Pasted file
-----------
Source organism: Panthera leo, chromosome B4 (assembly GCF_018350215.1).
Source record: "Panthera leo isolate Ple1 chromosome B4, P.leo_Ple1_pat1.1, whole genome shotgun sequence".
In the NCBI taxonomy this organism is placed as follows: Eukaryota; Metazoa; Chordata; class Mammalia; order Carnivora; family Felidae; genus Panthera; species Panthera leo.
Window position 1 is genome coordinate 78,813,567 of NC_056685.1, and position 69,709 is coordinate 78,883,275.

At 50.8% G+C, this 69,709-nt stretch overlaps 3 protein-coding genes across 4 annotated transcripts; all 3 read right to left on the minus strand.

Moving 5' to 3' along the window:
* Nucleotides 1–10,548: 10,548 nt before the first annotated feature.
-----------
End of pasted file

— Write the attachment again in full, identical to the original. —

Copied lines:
Source organism: Panthera leo, chromosome B4 (assembly GCF_018350215.1).
Source record: "Panthera leo isolate Ple1 chromosome B4, P.leo_Ple1_pat1.1, whole genome shotgun sequence".
In the NCBI taxonomy this organism is placed as follows: Eukaryota; Metazoa; Chordata; class Mammalia; order Carnivora; family Felidae; genus Panthera; species Panthera leo.
Window position 1 is genome coordinate 78,813,567 of NC_056685.1, and position 69,709 is coordinate 78,883,275.

At 50.8% G+C, this 69,709-nt stretch overlaps 3 protein-coding genes across 4 annotated transcripts; all 3 read right to left on the minus strand.

Moving 5' to 3' along the window:
* Nucleotides 1–10,548: 10,548 nt before the first annotated feature.